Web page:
Creating active learning experiences is one of the most important parts of teaching online. It’s up to course creators to deliver content that is not only informative but engages the learner in a meaningful way. But where do we start?

In this article, we talked about using demos to make online courses more interesting and engaging. We looked at a few creative ways to demonstrate things that might not at first seem to lend to physical manifestations. We also talked about using analogies to create demos, and the importance of demos for difficult concepts that students have trouble grasping or remembering. This time we’ll talk about using animations created by computer code to give more punch to online lectures and course materials.

Of course, for teaching visual art, code-generated figures and animations can be really instructive, aiding learning and engagement. Topics range from color theory, to perspective, or lighting and shading, and many other concepts and techniques. Here I show a simple program in P5.js (Processing) that demonstrates perspective drawing, with a vanishing point that tracks the user’s mouse. The block figures are updated and drawn in real time.

But using code-generated animations is not only useful in teaching visual art. This shows me demoing oscillation using a mass and string (forming a pendulum) for my Physics-Based Sound Synthesis Course.

A string and a juggling ball make a pendulum to demonstrate oscillation.

In addition to the physical demo using a string and a colorful juggling ball as a mass, I also created a short program (in the Java-like Processing Language) to implement, solve, and animate the physics of the simple pendulum in real time.

As the simulation runs, simple key strokes can be used to change the force due to gravity (something that would never be possible to demonstrate in a live classroom demo), the length of the string, and the mass of the ball. The computer-generated animation further enhances the student’s learning experience in a way not otherwise possible with practical demos by tracing the motion of the swinging pendulum on the screen as time progresses. The motion and resulting graph demonstrates that the simple pendulum obeys a sine wave oscillation.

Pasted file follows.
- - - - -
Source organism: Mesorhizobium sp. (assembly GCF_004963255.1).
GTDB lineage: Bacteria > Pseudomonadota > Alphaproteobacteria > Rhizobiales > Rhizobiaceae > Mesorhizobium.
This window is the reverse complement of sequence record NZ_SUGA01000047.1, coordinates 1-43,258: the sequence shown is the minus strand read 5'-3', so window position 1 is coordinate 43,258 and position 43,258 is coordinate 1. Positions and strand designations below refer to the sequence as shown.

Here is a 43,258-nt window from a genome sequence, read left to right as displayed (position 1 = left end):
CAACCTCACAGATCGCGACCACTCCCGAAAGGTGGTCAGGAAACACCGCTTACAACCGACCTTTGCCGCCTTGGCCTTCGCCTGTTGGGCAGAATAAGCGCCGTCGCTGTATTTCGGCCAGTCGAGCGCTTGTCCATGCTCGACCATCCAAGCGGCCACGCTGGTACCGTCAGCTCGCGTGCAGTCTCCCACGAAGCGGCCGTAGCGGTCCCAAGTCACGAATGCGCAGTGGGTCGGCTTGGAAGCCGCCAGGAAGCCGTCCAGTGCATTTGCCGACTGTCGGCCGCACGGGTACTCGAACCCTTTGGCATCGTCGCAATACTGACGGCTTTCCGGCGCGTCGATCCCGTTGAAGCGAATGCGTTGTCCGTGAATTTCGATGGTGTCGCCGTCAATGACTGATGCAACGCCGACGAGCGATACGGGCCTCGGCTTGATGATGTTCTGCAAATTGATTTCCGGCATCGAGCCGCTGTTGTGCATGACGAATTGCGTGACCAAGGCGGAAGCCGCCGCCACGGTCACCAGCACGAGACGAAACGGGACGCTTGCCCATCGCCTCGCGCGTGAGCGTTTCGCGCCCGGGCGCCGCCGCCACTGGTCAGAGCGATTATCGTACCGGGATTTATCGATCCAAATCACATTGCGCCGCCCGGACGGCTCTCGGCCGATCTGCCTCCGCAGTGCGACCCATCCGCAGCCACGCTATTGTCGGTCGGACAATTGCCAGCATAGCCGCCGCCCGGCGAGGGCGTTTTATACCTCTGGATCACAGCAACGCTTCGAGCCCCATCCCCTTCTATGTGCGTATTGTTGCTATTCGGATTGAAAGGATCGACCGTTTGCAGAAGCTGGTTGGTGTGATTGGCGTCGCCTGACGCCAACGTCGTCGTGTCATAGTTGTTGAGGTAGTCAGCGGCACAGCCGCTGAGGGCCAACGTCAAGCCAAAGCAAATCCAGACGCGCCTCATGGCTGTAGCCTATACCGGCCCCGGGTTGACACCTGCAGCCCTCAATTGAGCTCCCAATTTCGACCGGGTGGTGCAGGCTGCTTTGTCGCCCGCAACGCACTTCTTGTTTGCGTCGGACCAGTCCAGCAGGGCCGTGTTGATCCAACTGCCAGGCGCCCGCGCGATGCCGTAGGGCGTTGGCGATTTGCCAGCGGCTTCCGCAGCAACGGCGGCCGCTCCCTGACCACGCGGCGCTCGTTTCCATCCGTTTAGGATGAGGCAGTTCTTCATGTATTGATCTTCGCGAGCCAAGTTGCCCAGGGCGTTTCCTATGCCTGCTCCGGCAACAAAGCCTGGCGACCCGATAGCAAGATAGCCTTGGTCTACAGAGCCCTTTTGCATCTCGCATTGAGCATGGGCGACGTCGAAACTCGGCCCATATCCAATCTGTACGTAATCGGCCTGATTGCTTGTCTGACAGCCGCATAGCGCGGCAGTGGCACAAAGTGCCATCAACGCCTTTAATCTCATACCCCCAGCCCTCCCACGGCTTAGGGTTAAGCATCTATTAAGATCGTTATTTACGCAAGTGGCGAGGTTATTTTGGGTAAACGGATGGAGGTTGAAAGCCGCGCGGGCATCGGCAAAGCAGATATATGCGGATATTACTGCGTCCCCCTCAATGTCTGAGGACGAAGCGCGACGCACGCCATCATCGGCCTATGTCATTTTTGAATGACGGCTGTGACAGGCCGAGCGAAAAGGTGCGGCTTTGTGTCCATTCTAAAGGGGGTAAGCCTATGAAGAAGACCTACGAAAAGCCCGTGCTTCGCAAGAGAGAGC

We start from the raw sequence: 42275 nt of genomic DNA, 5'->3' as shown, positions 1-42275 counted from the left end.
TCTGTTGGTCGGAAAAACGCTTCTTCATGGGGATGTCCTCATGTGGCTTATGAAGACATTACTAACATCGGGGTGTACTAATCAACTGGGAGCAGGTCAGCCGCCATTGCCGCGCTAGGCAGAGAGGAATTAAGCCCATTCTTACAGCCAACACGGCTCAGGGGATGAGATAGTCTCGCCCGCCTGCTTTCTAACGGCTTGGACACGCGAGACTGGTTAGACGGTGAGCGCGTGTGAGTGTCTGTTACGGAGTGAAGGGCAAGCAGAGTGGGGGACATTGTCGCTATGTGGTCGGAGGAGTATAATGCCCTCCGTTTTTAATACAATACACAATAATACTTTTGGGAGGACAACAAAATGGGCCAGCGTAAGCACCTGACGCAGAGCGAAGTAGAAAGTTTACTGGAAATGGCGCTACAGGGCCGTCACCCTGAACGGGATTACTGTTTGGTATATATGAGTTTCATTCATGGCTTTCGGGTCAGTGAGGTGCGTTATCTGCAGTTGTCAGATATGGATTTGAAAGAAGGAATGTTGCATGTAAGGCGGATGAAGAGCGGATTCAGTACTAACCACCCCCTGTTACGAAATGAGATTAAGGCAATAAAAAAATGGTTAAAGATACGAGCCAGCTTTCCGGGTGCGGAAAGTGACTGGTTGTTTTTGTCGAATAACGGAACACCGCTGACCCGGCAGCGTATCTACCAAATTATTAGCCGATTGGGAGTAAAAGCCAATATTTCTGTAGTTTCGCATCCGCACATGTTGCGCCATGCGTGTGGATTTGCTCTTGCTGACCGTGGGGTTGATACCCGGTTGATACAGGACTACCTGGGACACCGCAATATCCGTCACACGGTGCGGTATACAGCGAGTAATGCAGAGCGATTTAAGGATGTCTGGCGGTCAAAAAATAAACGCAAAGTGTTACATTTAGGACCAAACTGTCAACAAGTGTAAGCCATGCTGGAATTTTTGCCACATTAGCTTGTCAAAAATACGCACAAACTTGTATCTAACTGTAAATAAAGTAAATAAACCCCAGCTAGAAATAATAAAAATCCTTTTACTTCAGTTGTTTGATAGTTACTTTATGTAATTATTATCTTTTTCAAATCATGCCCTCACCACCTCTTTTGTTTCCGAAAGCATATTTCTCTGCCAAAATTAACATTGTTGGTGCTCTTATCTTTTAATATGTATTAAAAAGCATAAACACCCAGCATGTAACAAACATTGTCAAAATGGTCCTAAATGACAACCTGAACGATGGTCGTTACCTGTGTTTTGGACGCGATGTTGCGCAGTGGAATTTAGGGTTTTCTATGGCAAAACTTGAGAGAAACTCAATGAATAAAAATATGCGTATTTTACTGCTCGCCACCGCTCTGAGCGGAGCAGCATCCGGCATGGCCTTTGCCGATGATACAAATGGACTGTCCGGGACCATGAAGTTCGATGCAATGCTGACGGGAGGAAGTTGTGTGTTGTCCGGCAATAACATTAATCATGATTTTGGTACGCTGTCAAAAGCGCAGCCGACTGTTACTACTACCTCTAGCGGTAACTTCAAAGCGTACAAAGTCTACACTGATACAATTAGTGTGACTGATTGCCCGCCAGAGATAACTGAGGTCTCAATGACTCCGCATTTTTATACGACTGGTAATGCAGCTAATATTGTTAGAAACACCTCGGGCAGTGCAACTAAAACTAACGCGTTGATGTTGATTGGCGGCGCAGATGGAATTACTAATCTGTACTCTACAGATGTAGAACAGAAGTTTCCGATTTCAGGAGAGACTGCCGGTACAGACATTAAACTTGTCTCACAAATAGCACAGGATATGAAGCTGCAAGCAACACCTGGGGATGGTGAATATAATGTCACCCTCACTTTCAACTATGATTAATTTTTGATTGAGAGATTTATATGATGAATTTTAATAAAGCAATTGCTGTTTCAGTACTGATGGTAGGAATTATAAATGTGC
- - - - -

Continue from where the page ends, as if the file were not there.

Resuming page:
Going further in my course development of sine waves in the real world, I also wrote and provided code that animated the oscillations of a mass/spring system.  And there is additional code that shows how a point on a spinning circle also sweeps out a sine wave.  

Even though I teach the Physics-Based Sound Synthesis course using the ChucK Programming Language, and the course references a book with code examples in C++, the code I provide for the animations/demos in my lectures is in Processing, and not in ChucK (which is designed for sound and music rather than graphics). This Macaronic-Style approach to using many computer languages for code examples is common in my teaching, because I feel that students in the modern music technology world need to be comfortable with a variety of tools and tricks. In fact, some of my assignments use a combination of ChucK, Processing, and GL (C++).

That being said, in order to start using animations and code-generated figures in your teaching you don’t have to know all of those languages—nor do you have be a computer science whiz. You really only need one, and I’d recommend the P5.js Language (Processing for browsers). P5.js  runs in any browser, and there are literally thousands of examples available online that you can use as a starting point. For a good kickstart to using these artistic graphic/animation languages, I’d recommend either this introductory P5.js Course, or Dan Shiffman’s wonderful “Nature of Code” course (or both!).

Tips for Adding Compelling Code-Generated Animations to Your Online Courses:

  • Find things that lend naturally to animations or graphics. Remember that there are thousands of Processing/P5.js examples available online. Do a web search first and you might find examples that you can modify to get what you want.
  • Find concepts that students have trouble understanding. Think creatively about how to make animations for those.
  • Analogies are good too. If you can’t think of an animation, try to think of a parallel concept or phenomenon. Think “this is like that,” then make an animation of that.
  • Depending on the subject you’re teaching, you might integrate some of the animation code into your course assignments. Encourage students to start with the code you provide and make small changes. It’s a great way to learn both the subject, and get an introduction to programming.
  • Above all, be creative!!